From the search for topics for which there were no identified guidelines (speeding, texting and driving, seat belts, bullying and cyberbullying), 213 papers were uploaded into Covidence after removing duplicates. However, all the papers on these topics were excluded at various stages.

Quality assessment

One hundred and eighty-five guidelines were eligible for quality screening (Fig. 3b). After exclusion at various stages, 93 guidelines were rated with the 2-item AGREE-II. Of these, 75 were rated with the full AGREE-II tool and 58 papers (77%, 58/75) were scored 5 or higher by both reviewers.

We extracted data from 85 guidelines (58 were new guidelines and 27 were from previous versions of BETTER). Of the 38 new topics (Supp Table 1), 22 were relevant to the 18–39 year age group (Supp Table 2).

Harmonization and synthesis

Of the 19 colleagues invited, 9 responded, reporting expertise on atleast one of the topics on the list (between 1–8 respondents provided ranking on each of the various new recommendations). At the harmonization stage, the team removed the topic ‘falls/injury prevention’ as the recommendation was deemed not in scope for the 18–39 age group.

Due to low ranking scores from Co-investigators, we removed 6 topics from inclusion in the final BETTER LIFE recommendations (intimate partner violence, sexual health, skin cancer, sleep, violence, vitamins). We also excluded hepatitis Cas only one co-investigator provided a ranking for this recommendation, and the recommendation was to not screen for hepatitis C. On the advice of the research team, we also included screening for Adverse Childhood Experiences (ACE) [22, 23].

Based on the results of the data extraction and harmonization, the final list of topics contained 42 recommendations for 18–39 year-olds across 21 total topics (Table 1). We grouped the final list of topics into existing or new domains (See Supp Fig. 1).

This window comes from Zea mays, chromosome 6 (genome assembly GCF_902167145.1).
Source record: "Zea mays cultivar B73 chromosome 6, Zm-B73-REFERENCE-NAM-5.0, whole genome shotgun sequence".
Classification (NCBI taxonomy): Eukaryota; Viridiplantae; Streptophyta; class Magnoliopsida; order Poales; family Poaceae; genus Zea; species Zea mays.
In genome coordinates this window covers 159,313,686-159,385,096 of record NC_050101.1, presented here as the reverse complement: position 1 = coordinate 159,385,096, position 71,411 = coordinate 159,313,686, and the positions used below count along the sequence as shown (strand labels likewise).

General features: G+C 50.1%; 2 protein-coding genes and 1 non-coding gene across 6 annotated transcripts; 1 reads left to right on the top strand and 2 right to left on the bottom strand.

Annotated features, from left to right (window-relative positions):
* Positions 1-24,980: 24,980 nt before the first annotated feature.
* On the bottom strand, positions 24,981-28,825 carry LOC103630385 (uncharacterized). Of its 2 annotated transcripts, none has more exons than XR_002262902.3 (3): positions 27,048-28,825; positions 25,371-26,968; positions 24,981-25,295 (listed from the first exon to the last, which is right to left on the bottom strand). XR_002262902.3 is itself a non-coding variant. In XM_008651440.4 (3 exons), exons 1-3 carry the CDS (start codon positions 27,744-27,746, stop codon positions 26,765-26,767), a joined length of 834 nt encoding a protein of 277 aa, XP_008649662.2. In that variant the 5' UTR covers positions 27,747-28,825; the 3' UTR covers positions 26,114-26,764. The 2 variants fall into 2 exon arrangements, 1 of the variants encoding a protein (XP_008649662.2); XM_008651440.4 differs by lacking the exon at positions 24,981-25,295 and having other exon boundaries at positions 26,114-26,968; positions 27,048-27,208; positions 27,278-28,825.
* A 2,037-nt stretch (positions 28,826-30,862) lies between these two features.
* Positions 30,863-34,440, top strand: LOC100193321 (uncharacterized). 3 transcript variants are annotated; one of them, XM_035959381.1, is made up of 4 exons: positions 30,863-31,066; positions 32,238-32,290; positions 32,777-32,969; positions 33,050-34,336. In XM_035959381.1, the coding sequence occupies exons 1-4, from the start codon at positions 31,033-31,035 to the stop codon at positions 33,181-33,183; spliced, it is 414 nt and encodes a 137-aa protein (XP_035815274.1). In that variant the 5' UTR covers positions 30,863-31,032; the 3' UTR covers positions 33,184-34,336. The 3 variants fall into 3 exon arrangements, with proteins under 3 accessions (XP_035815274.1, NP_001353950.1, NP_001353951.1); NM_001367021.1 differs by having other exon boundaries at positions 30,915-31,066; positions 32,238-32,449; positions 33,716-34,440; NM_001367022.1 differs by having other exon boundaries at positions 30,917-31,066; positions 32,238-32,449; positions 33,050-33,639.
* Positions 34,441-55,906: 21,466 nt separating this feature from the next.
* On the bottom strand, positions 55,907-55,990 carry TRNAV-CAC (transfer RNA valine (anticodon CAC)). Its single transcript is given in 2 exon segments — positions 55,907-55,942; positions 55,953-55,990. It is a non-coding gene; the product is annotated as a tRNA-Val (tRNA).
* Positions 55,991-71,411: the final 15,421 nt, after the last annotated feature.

Table 1 List of all* topics and recommendations for BETTER LIFE participants aged 18–39 years

The CDPS recommendations for heart disease and colorectal and breast cancers were only targeted to those deemed ‘high-risk’ (based on various clinical criteria such as family history) in the 18–39 age group. For most of the new topics, we also identified specific maneuvers or screening questions/tools that could be incorporated into the BETTER visits or into BETTER tools.


We used a structured search of published and grey literature, and a systematic search of specific databases to compile recent evidence from clinical practice guidelines on risk factors and individual prevention and screening actions relevant to adults aged 18–39 years, particularly those living with low income, in Canada. We also obtained input from our co-investigators, a team of experts in primary care, public health, the social determinants of health, and the BETTER program. Through this process, we were able to identify 42 recommendations within 21 total topics that will be applied in the BETTER LIFE approach for younger adults living with low income.